Measuring This Draft — and All Drafts

‘Tis the season for picking over the last draft. True believers tell us that each of their team’s picks are sure-fire All-Pros, if not Hall of Famers. Pessimists weep over every one of the results, saying that their GM missed the boat or that other teams stole their rightful choices a spot or two before. Talking heads and "experts" share opinions disguised as facts.

A problem that comes back again and again is rating the teams picking late. How does Licht, for example, stack up when his first picks in the 26/33 range? If his choices are compared to the Jags or the Lions he has to fall way short because he doesn’t have a top-5 pick. So how to level the field?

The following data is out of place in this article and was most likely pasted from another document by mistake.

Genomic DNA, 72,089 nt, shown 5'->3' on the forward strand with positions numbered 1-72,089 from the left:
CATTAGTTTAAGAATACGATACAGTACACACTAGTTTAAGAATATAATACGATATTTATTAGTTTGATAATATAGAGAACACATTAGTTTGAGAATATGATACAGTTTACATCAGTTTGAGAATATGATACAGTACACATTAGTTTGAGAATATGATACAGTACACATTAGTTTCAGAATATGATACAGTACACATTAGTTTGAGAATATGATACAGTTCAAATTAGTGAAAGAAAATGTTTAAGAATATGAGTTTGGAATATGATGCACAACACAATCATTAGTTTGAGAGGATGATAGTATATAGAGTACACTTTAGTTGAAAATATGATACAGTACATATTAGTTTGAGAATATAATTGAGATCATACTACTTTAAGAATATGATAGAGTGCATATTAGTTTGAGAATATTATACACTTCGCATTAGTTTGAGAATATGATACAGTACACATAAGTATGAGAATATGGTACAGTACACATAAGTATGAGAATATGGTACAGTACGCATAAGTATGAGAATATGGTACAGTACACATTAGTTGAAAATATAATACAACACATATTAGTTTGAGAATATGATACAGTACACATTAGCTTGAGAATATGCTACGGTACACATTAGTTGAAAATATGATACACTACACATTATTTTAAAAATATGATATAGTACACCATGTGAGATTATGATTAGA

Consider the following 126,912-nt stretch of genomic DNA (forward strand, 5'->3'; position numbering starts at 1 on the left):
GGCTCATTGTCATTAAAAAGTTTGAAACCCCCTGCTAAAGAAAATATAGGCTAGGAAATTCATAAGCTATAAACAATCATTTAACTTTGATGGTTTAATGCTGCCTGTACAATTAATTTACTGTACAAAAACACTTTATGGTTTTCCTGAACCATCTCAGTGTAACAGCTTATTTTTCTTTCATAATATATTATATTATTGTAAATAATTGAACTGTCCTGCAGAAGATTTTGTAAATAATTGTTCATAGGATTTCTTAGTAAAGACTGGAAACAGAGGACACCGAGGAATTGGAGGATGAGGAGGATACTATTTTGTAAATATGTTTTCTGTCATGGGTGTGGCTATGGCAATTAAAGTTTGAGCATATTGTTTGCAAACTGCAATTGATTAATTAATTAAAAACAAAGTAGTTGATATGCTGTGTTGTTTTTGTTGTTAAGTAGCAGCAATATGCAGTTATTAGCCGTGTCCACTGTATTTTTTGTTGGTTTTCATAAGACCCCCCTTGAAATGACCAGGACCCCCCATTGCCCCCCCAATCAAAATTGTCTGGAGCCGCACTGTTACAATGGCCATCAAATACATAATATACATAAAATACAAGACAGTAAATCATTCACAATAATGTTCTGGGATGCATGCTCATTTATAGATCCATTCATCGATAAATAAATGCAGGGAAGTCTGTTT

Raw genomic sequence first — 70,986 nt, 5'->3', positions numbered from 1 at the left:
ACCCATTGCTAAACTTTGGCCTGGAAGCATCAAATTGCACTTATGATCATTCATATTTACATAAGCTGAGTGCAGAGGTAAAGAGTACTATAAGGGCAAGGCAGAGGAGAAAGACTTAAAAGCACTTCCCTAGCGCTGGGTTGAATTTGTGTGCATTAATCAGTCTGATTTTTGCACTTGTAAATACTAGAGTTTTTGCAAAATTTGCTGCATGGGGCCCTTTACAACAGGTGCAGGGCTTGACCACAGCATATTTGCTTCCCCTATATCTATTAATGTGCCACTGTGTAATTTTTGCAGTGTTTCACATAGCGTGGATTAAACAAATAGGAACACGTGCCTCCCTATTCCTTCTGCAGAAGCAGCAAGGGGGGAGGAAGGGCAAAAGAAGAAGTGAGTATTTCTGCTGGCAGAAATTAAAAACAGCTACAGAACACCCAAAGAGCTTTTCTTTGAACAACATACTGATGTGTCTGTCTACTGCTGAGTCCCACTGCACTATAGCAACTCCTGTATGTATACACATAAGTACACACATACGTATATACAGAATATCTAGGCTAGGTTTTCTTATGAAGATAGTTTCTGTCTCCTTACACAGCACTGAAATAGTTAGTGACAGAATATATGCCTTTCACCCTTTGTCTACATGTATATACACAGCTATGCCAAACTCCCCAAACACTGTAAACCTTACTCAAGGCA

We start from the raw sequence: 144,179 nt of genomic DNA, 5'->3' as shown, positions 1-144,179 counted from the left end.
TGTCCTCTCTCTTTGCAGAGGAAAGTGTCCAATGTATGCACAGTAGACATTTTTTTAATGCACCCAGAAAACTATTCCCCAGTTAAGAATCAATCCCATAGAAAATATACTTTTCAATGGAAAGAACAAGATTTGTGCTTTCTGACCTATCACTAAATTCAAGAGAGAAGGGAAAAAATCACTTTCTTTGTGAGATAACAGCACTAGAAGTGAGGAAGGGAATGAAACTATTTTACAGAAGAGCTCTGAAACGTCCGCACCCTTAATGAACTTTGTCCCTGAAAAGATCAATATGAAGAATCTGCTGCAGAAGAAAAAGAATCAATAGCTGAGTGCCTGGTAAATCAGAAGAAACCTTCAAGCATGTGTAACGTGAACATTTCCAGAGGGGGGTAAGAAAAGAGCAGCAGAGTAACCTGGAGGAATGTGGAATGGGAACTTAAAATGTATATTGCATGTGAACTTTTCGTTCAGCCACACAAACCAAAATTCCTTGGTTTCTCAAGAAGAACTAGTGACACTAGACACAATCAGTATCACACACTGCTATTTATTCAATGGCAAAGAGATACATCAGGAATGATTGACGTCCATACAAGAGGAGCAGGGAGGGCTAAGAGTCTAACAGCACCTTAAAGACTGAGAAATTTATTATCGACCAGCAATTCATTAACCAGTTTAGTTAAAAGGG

A better way to look at this is by comparing results from around 1/20 forward. In most drafts the consensus studs are 12-15 deep, plus or minus a few tweeners. Then there usually is a second tier from 20-50 or so, and another from 55 to about 105. And so on. Comparing Jason to the Jets at 26, the Packers at 28, Atlanta at 38 and Washington at 47 helps us get a handle on what a team is angling for and to get a feeling for what else is available.

In this approach, the early picks still matter. But instead of adding points, those slots take away from the score. After all, anyone should make a good pick at 1, 4, 10 or 12. GMs who flunk those picks earn demerits, while the managers who screwed up last year don’t deserve a genius grade growing out of their poor performance.

So, what do folks think about this way of grading the draft? And using this approach, how would you grade this last Buc’s draft?

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